Page last updated at 10:45 GMT, Thursday, 20 November 2008

China fears grow over job losses

By Michael Bristow
BBC News, Beijing

Looking for work in today's China

China has said its employment outlook is "grim", amid worries that economic problems could lead to social unrest.

Unemployment is expected to rise next year as businesses close because of a lack of orders.

Chinese leaders are already warning that an economic downturn could lead to further protests by those facing financial hardships.

It could also undermine the Chinese leadership, whose legitimacy has been built on improving living standards.

If people see that economic growth can no longer be maintained, then the very basis of the government has been eroded
Professor Joseph Cheng
City University, Hong Kong

Over the last few weeks, there have been an increasing number of signs that China is feeling the effects of a global economic slowdown.

Yin Weimin, minister of human resources and social security, said that had resulted in a "grim" employment situation in China.

"This is particularly the case for labour-intensive small- and medium-sized companies," Mr Yin told a news conference.

He said some firms had closed down altogether and others had reduced production, leading to workers being laid off.

'Mass incidents'

The authorities expect to keep the unemployment rate within its target of 4.5% this year, but that figure is expected to rise next year, it was revealed.

"It's extremely important to maintain employment stability," added Mr Yin.

Maintaining employment stability is important in China because the leadership fears people who lose their jobs could protest.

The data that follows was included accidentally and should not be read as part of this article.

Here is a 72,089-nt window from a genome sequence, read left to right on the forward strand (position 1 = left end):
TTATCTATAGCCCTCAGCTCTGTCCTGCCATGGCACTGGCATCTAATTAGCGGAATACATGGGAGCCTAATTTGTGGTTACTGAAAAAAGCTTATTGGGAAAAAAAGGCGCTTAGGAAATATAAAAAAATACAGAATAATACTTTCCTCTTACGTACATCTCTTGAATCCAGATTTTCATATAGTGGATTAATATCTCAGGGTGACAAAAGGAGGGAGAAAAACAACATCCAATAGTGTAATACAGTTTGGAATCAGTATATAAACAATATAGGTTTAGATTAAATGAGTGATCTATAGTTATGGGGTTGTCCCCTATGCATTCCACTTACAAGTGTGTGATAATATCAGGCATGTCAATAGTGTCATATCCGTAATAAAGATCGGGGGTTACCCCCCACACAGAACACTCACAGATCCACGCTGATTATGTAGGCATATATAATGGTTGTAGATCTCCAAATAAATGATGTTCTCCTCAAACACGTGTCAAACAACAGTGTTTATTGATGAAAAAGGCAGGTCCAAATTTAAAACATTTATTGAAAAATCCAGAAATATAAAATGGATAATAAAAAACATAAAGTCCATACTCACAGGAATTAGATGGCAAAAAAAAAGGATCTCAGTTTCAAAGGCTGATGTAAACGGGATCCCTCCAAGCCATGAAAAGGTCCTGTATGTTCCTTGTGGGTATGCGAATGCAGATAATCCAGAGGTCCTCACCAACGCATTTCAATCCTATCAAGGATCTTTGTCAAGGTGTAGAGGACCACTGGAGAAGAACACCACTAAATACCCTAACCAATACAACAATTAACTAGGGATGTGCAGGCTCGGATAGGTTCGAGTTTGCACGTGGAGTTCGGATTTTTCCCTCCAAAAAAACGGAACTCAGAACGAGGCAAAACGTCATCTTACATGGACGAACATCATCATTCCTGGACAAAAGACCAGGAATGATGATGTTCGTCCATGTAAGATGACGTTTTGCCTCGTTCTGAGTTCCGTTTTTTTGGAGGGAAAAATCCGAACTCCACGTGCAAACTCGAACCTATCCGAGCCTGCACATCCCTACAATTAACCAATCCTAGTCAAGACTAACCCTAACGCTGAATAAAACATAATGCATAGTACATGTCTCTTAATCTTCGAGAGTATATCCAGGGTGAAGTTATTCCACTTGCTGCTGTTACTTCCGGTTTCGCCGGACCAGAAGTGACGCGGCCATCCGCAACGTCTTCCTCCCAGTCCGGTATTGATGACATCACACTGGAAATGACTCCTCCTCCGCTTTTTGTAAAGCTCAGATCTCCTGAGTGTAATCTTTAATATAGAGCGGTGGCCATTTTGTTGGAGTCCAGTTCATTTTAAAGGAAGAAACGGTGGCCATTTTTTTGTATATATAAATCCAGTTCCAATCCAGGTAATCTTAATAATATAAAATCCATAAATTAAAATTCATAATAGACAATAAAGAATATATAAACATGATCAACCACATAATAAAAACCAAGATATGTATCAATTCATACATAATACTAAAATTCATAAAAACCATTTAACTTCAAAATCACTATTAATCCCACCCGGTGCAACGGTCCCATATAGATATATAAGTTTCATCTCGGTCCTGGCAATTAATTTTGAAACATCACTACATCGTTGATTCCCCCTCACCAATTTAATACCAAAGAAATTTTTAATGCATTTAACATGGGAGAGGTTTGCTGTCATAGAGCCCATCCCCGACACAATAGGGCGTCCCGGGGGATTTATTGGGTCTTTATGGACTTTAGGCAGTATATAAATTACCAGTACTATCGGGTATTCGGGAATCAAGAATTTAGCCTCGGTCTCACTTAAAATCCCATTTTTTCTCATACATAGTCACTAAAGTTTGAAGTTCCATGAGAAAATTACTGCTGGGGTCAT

Meng Jianzhu, minister of public security, this week warned the police to be "fully aware of the challenges brought by the global financial crisis".

He said officers should be careful about how they handle "mass incidents", Beijing's euphemism for protests by ordinary people.

These protests are common in China, although they are often isolated incidents sparked by particular local grievances.

Several dozen protesters went on the rampage this week in the city of Longnan in China's western Gansu province.

According to reports from the state-run media, they attacked government buildings, damaged vehicles and injured police officers.

They were complaining at a local government plan to resettle them.


Video footage captured recent clashes in Gansu province

Professor Joseph Cheng, of Hong Kong's City University, said the legitimacy of the Chinese government was built on economic growth.

"If people see that economic growth can no longer be maintained, then the very basis of the government has been eroded," he said.

He added that the widening gap between rich and poor in China could exacerbate current economic problems.

"Because of this, the hardships of those who suffer might become unbearable," he said.

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